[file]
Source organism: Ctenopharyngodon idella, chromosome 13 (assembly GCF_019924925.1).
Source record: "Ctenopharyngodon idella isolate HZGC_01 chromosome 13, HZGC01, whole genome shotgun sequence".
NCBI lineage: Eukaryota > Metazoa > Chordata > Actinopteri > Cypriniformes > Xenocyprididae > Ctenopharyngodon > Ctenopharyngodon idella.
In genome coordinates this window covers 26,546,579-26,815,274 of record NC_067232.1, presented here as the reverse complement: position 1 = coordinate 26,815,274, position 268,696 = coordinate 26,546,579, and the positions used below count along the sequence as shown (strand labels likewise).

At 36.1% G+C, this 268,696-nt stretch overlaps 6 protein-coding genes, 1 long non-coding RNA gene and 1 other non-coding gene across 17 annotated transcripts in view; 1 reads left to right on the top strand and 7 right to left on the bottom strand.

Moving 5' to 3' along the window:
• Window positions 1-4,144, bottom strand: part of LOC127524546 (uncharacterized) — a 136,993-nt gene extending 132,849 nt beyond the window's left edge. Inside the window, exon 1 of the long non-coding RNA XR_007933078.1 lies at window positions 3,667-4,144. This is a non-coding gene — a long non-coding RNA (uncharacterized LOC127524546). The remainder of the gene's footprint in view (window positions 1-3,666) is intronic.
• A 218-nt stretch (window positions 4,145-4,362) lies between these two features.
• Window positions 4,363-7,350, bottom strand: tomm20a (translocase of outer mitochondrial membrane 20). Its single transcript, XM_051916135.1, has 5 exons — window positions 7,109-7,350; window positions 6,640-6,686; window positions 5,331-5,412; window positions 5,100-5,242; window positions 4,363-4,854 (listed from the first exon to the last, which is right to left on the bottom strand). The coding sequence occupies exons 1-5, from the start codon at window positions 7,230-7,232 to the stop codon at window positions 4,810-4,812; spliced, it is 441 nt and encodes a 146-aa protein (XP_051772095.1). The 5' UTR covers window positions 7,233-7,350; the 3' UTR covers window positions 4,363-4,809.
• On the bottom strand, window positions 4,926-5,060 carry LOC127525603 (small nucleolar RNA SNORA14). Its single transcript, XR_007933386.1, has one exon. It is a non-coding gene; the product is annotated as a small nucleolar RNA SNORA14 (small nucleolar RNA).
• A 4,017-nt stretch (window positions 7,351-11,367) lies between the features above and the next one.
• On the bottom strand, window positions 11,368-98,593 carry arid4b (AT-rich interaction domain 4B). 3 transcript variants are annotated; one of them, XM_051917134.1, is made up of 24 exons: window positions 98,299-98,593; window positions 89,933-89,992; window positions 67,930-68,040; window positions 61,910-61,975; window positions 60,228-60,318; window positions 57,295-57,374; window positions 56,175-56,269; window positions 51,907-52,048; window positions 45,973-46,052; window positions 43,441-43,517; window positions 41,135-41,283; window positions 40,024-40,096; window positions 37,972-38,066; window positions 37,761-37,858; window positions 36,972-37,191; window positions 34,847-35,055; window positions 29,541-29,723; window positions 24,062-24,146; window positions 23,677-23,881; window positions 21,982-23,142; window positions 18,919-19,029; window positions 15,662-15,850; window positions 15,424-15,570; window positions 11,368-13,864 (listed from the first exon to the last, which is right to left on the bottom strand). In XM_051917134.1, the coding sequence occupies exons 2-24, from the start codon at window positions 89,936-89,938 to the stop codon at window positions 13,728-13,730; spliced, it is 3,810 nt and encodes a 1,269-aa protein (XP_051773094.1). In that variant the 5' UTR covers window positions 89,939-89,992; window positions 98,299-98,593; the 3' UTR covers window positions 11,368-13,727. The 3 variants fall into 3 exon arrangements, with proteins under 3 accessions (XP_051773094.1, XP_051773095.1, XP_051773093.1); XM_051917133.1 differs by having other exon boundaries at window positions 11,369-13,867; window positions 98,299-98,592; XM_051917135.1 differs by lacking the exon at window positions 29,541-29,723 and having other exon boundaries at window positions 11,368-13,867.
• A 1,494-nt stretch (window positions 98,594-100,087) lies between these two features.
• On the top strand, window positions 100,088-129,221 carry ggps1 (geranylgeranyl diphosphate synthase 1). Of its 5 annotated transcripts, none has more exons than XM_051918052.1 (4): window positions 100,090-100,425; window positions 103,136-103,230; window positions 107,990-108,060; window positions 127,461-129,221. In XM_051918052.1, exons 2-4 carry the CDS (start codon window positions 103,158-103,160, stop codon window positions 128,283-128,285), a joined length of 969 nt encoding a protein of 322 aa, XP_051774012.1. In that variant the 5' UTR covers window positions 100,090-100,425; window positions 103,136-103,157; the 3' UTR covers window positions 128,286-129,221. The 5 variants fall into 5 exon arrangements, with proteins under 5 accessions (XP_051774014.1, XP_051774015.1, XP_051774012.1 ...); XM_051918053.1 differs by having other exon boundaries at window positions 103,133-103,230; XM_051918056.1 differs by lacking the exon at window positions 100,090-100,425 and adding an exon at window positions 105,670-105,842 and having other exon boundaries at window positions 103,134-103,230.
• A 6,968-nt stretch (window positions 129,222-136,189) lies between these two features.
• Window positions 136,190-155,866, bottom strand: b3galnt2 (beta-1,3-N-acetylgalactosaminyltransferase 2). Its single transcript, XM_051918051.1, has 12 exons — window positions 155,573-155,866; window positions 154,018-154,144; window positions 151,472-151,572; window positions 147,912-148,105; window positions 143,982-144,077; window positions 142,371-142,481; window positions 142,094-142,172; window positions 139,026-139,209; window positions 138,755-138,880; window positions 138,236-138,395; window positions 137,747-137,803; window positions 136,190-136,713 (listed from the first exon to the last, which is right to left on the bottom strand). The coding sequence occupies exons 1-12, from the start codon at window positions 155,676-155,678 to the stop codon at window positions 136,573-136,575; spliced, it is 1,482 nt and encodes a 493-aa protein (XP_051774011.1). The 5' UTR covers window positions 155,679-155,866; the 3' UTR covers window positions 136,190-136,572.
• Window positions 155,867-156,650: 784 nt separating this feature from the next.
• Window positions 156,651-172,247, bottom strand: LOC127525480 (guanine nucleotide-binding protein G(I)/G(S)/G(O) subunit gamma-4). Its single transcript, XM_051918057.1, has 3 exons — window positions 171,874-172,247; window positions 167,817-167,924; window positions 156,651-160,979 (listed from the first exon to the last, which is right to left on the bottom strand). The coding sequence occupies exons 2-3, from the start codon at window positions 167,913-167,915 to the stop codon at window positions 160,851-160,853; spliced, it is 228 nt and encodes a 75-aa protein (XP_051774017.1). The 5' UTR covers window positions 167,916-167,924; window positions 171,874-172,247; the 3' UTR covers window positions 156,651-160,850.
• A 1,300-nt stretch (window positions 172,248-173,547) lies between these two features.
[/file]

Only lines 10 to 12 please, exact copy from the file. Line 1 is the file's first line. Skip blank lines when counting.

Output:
• On the bottom strand, window positions 4,926-5,060 carry LOC127525603 (small nucleolar RNA SNORA14). Its single transcript, XR_007933386.1, has one exon. It is a non-coding gene; the product is annotated as a small nucleolar RNA SNORA14 (small nucleolar RNA).
• A 4,017-nt stretch (window positions 7,351-11,367) lies between the features above and the next one.
• On the bottom strand, window positions 11,368-98,593 carry arid4b (AT-rich interaction domain 4B). 3 transcript variants are annotated; one of them, XM_051917134.1, is made up of 24 exons: window positions 98,299-98,593; window positions 89,933-89,992; window positions 67,930-68,040; window positions 61,910-61,975; window positions 60,228-60,318; window positions 57,295-57,374; window positions 56,175-56,269; window positions 51,907-52,048; window positions 45,973-46,052; window positions 43,441-43,517; window positions 41,135-41,283; window positions 40,024-40,096; window positions 37,972-38,066; window positions 37,761-37,858; window positions 36,972-37,191; window positions 34,847-35,055; window positions 29,541-29,723; window positions 24,062-24,146; window positions 23,677-23,881; window positions 21,982-23,142; window positions 18,919-19,029; window positions 15,662-15,850; window positions 15,424-15,570; window positions 11,368-13,864 (listed from the first exon to the last, which is right to left on the bottom strand). In XM_051917134.1, the coding sequence occupies exons 2-24, from the start codon at window positions 89,936-89,938 to the stop codon at window positions 13,728-13,730; spliced, it is 3,810 nt and encodes a 1,269-aa protein (XP_051773094.1). In that variant the 5' UTR covers window positions 89,939-89,992; window positions 98,299-98,593; the 3' UTR covers window positions 11,368-13,727. The 3 variants fall into 3 exon arrangements, with proteins under 3 accessions (XP_051773094.1, XP_051773095.1, XP_051773093.1); XM_051917133.1 differs by having other exon boundaries at window positions 11,369-13,867; window positions 98,299-98,592; XM_051917135.1 differs by lacking the exon at window positions 29,541-29,723 and having other exon boundaries at window positions 11,368-13,867.